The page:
Fire Chiefs Talk About Multiple Line-of-Duty Deaths

Almost a week before two Boston firefighters were killed in a restaurant blaze, fire chiefs from around the country discuss the subject of multiple line-of-duty deaths


Almost a week before two Boston firefighters were killed in a restaurant blaze, fire chiefs from around the country met at Fire Rescue International to discuss the subject of multiple line-of-duty deaths.

Each of the six panelists came from a department that had experienced an incident that claimed the life of more than one firefighter.

The session was a combination of emotional retelling and stern lecture as they broke down each tragic incident: what happened, what went wrong, the lasting effect a death has on a department and tips for coping with multiple lodd's in the future.

From Calm to Chaos

Sometimes, the deadliest fire ground is one where crews are comfortable and relaxed. That's because, panel members said, firefighters can let their guard down and make mistakes that can quickly lead to fatalities.

"This should have been a 15 to 20 minute fire," said Coos Bay Chief Stan Gibson.

"If not for the deaths, this fire wouldn't even have made news."

Gibson's department lost three men in a November 2002 fire at an auto body shop. They were trapped after part of the structure's roof collapsed.

"Everyone needs to be prepared because you don't know what could happen next."

Colleen Walz, Deputy Chief of the Pittsburgh Fire Bureau, said her department suffered devastating losses at the scene of a fire that was nearly over.

Three firefighters were killed and 29 were injured on March 13, 2004 at the site of a fire at a historic church. The building's steeple collapsed as firefighters extinguished remaining hot spots.

"I will never know what the World Trade Center felt like," Walz said, "but I do remember that day."

She said there were major communication break-downs at the site of the fire - and the firefighters who were in the church vestibule when the steeple toppled should not even have been there.

"The biggest lesson I learned was to never let your guard down."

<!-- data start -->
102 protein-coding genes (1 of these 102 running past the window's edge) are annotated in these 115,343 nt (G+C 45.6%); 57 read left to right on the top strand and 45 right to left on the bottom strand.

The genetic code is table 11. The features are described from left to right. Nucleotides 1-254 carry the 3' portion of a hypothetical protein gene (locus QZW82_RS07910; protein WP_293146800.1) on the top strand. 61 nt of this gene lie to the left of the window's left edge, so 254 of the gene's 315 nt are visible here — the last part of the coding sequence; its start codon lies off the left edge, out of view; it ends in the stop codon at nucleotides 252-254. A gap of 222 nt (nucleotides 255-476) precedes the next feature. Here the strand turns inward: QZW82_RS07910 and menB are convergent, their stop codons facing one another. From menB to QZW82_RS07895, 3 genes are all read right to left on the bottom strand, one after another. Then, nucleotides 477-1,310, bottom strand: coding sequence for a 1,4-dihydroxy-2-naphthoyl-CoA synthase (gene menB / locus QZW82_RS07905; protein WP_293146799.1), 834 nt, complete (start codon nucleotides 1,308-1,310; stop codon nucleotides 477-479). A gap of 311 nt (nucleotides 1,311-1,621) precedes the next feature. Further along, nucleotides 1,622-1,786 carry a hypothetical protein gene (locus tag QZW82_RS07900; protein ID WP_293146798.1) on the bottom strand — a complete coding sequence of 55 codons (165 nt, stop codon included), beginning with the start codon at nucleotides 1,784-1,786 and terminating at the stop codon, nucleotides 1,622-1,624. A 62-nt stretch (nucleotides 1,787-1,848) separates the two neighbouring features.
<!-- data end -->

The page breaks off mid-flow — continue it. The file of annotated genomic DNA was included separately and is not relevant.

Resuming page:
Retired New York City Chief Pete Hayden illustrated that point in his retelling of New York's infamous Black Sunday. The January 23, 2005 blaze sent six firefighters fleeing the dangerous blaze the through the only exit they had - a window four stories up.

Two firefighters died as a result, and others were badly injured. And, Hayden said, the fire wasn't much different than the kind the FDNY faces every day.

"These were good companies," Hayden said of the crews who responded that day. "Maybe complacency set in."

Don't Let This be You "I hate this," said Deputy U.S. Fire Administrator Charlie Dickinson. "You never want to talk about things going desperately wrong in your department."

Dickinson was a chief with the Pittsburgh Bureau of Fire when three firefighters were killed in the Feb. 14 1995 blaze. The three had run out of air and were unable to escape the burning home.

Speaking about the responsibility of those in command and the irreversibility of a wrong decision, Dickinson was emotional and emphatic.

"We promised the families we'd take care of their firefighters," he said.

"You need to pay attention. It's never routine. Once it happens, you can't back up - you can't change it."


"Training, drills, training and more drills," are what Philadelphia Fire Department Commissioner Lloyd Ayers says it takes to lower the chances of having a firefighter die in action.

He was there to discuss an August 2004 fire in which two firefighters were killed. They were trapped in the basement of a row home during a one-alarm blaze.

"We have state-of-the-art equipment, but if we don't have SOP's, what is it worth?"

And when it comes to firefighter education, fire officials make sure everyone has a thorough understanding of the basics.

He said Philadelphia's department has studied which demographics are hot-spots for fire (the poor, young and elderly) and targeted them through education - to help stop the fire before it starts.

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